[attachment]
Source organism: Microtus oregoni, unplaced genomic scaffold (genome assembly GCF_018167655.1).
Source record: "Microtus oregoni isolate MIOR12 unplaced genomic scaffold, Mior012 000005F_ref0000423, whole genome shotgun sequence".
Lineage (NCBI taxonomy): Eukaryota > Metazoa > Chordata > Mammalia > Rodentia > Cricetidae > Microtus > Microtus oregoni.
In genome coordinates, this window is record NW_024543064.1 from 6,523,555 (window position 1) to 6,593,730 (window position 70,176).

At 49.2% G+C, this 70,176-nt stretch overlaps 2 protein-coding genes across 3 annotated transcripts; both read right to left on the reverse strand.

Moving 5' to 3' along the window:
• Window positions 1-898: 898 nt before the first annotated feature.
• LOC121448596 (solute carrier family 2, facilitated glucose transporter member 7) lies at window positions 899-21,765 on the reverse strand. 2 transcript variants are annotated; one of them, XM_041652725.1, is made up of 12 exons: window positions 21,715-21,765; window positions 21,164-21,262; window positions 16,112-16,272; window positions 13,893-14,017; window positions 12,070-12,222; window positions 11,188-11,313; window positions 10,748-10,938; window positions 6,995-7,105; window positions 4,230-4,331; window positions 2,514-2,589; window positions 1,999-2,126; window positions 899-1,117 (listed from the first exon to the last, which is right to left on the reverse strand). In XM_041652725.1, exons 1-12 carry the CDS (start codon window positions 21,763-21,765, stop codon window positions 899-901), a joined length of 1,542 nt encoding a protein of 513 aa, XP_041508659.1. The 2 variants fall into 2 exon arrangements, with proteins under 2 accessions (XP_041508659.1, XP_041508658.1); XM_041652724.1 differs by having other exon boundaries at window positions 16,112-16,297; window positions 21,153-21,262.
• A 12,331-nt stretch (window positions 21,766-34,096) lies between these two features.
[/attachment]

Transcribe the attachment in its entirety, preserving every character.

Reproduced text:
Source organism: Microtus oregoni, unplaced genomic scaffold (genome assembly GCF_018167655.1).
Source record: "Microtus oregoni isolate MIOR12 unplaced genomic scaffold, Mior012 000005F_ref0000423, whole genome shotgun sequence".
Lineage (NCBI taxonomy): Eukaryota > Metazoa > Chordata > Mammalia > Rodentia > Cricetidae > Microtus > Microtus oregoni.
In genome coordinates, this window is record NW_024543064.1 from 6,523,555 (window position 1) to 6,593,730 (window position 70,176).

At 49.2% G+C, this 70,176-nt stretch overlaps 2 protein-coding genes across 3 annotated transcripts; both read right to left on the reverse strand.

Moving 5' to 3' along the window:
• Window positions 1-898: 898 nt before the first annotated feature.
• LOC121448596 (solute carrier family 2, facilitated glucose transporter member 7) lies at window positions 899-21,765 on the reverse strand. 2 transcript variants are annotated; one of them, XM_041652725.1, is made up of 12 exons: window positions 21,715-21,765; window positions 21,164-21,262; window positions 16,112-16,272; window positions 13,893-14,017; window positions 12,070-12,222; window positions 11,188-11,313; window positions 10,748-10,938; window positions 6,995-7,105; window positions 4,230-4,331; window positions 2,514-2,589; window positions 1,999-2,126; window positions 899-1,117 (listed from the first exon to the last, which is right to left on the reverse strand). In XM_041652725.1, exons 1-12 carry the CDS (start codon window positions 21,763-21,765, stop codon window positions 899-901), a joined length of 1,542 nt encoding a protein of 513 aa, XP_041508659.1. The 2 variants fall into 2 exon arrangements, with proteins under 2 accessions (XP_041508659.1, XP_041508658.1); XM_041652724.1 differs by having other exon boundaries at window positions 16,112-16,297; window positions 21,153-21,262.
• A 12,331-nt stretch (window positions 21,766-34,096) lies between these two features.